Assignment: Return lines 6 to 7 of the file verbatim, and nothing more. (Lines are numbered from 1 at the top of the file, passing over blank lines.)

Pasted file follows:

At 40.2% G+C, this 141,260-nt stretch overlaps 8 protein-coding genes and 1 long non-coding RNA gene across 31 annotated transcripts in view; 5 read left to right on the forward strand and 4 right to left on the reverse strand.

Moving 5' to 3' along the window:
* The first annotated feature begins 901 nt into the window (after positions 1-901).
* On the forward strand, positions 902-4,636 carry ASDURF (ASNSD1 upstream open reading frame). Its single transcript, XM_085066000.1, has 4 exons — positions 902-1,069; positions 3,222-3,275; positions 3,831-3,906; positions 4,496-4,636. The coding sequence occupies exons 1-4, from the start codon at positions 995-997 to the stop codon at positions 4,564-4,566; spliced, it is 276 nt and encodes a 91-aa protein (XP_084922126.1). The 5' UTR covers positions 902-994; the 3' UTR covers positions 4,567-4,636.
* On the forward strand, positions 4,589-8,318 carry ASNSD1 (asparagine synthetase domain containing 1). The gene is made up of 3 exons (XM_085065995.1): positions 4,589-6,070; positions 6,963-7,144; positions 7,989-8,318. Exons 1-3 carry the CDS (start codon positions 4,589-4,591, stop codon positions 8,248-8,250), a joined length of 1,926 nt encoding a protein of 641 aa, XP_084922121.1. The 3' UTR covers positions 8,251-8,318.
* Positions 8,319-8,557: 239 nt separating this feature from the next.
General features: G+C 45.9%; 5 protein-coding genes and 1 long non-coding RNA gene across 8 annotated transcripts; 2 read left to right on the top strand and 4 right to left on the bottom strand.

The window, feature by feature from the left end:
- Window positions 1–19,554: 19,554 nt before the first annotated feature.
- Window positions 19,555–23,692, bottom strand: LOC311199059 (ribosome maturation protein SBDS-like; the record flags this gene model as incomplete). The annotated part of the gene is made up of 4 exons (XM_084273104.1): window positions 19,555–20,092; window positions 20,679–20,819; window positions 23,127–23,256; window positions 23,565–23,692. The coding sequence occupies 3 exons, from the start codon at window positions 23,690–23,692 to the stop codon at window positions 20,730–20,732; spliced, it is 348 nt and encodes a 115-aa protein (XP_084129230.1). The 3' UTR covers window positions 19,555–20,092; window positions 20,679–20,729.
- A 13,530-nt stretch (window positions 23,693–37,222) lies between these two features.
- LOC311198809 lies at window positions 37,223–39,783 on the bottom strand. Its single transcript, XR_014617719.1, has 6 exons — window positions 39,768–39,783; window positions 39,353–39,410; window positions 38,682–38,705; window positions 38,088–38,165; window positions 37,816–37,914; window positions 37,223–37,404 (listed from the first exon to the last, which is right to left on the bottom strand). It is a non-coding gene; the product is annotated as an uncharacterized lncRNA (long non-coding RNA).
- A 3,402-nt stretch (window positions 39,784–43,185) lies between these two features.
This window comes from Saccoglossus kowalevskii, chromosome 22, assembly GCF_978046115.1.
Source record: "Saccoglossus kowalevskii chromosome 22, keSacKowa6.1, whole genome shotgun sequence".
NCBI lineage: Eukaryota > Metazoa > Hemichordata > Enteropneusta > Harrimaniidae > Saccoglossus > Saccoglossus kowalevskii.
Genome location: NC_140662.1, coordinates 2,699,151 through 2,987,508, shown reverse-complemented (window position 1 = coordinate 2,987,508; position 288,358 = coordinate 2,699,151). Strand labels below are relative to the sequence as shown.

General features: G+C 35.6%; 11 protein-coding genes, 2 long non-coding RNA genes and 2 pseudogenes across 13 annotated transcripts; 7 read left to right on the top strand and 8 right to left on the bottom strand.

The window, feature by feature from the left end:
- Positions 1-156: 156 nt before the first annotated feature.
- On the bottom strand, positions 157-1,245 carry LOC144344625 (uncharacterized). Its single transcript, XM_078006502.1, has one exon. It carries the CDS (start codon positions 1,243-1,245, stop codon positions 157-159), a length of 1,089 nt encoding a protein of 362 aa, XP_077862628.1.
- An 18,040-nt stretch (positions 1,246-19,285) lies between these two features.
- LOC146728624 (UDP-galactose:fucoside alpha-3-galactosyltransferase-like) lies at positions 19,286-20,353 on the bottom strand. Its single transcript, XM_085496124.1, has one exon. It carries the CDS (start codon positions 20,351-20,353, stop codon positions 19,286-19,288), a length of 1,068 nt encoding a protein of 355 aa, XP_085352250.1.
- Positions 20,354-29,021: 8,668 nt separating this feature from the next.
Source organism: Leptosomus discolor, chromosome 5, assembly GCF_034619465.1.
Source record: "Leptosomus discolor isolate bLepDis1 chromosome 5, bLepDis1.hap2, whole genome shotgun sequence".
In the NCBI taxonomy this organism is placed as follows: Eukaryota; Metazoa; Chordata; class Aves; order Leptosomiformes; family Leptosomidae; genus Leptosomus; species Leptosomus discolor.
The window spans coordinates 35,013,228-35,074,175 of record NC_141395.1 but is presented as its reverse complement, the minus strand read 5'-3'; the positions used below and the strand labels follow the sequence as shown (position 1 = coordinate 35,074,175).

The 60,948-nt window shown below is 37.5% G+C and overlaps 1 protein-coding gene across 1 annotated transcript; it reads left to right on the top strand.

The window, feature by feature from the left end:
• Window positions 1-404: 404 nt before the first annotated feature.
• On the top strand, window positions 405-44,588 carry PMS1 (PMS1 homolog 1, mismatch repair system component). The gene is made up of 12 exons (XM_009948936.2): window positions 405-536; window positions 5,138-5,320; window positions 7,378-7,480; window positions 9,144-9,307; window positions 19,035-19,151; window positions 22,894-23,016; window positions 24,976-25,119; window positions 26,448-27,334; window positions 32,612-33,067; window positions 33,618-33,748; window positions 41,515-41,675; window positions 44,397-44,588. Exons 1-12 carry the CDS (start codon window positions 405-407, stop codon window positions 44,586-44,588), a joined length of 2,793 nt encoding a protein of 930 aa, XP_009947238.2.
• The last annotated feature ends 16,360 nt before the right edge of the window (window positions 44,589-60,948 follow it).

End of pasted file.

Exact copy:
* Positions 8,319-8,557: 239 nt separating this feature from the next.
General features: G+C 45.9%; 5 protein-coding genes and 1 long non-coding RNA gene across 8 annotated transcripts; 2 read left to right on the top strand and 4 right to left on the bottom strand.